The new and emerging issue of synthetic biology is relevant to the attainment of the objectives of the CBD, its thematic programmes of work and cross-cutting issues. We recommend that SBSTTA, in the development of options and advice on the new and emerging issue of synthetic biology for the consideration of COP11, consider the following actions/recommendations under the Convention on Biological Diversity, the Cartagena Protocol on Biosafety, the Nagoya-Kuala Lumpur Supplementary Protocol on Liability and Redress, and the Nagoya Protocol on Access and Benefit Sharing.

Synthetic Biology needs urgent attention from the SBSTTA

With Decision IX/29, and in particular in accordance with paragraph 4 of decision X/13, the CBD called for "submissions of information on synthetic biology and geo-engineering, while applying the precautionary approach to the field release of synthetic life, cell or genome into the environment". We herewith would like to submit our concerns and relevant information to particular aspects of Synthetic Biology, such as DIY Synthetic Biology and Bio-hacking. Civil society organisations have highlighted the risks repeatedly over the years.

Genetic Dialectic

The processes through which genetically engineered trees are being developed are profoundly biased against social arrangements which promote and rely on biological diversity. These processes are also riven by dilemmas and destructive tendencies which chains of technical refinements, no matter how long, are likely to be powerless to overcome. Tackling the challenge GM trees pose means tackling the industrial and bureaucratic tradition which seeks the radical simplification of landscapes. That entails alliance-building with groups working against or outside that tradition, from seed savers to communities battling encroachment of industrial tree farms on their land. In these respects, the issues raised by GM trees are similar to those raised by GM crops. Yet in many ways, genetic modification in forestry is an even more serious issue than genetic engineering in agriculture. Trees’ long lives and largely undomesticated status, their poorly understood biology and lifecycles, the complexity and fragility of forest ecosystems, and corporate and state control over enormous areas of forest land on which GM trees could be planted combine to create risks which are unique. The biosafety and social implications of the application of genetic engineering to forestry are grave enough to warrant both an immediate halt to releases of GM trees and renewed attention to the social, historical and political roots of the tree biotech boom.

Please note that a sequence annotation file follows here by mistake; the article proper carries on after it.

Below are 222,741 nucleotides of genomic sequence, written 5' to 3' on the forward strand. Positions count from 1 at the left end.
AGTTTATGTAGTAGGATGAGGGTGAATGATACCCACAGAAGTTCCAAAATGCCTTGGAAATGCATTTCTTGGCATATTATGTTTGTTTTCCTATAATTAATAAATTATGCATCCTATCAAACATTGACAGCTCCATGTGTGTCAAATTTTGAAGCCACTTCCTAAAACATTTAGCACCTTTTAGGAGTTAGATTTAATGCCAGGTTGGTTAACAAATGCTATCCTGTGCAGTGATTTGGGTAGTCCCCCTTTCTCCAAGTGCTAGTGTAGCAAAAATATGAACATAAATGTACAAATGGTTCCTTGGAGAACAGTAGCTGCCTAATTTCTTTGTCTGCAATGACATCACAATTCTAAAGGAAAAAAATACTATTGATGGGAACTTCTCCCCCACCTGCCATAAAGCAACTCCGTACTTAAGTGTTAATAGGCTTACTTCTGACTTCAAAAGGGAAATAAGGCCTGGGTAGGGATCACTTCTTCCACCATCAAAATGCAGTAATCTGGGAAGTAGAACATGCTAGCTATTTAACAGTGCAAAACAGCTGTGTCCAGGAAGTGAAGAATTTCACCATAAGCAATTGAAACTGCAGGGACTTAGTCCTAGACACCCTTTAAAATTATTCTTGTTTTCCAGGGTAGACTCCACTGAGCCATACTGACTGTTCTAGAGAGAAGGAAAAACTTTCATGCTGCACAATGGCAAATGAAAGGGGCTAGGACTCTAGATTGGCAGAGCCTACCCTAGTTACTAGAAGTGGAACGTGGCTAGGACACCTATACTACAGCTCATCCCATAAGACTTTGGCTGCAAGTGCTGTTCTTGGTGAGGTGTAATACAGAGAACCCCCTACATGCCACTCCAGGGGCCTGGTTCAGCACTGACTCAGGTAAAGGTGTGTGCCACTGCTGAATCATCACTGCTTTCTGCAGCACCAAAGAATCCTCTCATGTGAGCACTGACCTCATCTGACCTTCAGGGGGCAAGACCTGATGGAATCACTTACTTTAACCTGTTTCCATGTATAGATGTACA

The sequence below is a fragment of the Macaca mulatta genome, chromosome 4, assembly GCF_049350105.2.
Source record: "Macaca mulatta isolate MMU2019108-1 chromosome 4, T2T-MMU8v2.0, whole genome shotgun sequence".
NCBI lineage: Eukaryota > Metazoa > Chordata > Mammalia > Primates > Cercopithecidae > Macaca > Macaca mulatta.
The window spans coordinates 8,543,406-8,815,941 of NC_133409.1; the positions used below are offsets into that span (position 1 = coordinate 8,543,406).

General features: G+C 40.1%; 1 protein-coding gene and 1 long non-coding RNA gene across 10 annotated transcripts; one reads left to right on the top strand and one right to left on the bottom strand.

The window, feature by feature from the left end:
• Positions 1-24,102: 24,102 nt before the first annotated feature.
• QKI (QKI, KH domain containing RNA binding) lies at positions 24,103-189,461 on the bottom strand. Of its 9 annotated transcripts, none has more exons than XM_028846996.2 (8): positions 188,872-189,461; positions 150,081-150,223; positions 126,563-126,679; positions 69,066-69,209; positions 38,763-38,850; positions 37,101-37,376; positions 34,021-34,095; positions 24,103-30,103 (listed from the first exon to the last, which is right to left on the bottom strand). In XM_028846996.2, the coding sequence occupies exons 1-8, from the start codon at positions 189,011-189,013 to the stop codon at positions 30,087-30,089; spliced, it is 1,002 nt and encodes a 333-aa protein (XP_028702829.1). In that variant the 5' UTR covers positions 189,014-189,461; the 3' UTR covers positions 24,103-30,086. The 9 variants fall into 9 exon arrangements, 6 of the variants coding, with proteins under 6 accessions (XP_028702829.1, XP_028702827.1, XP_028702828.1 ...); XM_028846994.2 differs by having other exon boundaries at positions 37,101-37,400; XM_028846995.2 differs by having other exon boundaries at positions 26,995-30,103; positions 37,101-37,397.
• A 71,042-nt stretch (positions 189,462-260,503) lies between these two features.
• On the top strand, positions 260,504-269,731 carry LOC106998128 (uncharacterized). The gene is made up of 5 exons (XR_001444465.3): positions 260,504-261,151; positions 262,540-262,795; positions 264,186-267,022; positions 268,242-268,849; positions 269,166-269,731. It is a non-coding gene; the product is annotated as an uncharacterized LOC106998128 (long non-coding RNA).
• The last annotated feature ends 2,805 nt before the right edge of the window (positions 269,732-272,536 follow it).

Objection against the planned Rocpwer biofuel plant

I am writing to object to the new planning application from Rocpower Ltd to build a 7 MW biofuel power station at Baraugh Green, which would burn about 10,000 tonnes of vegetable oil every year.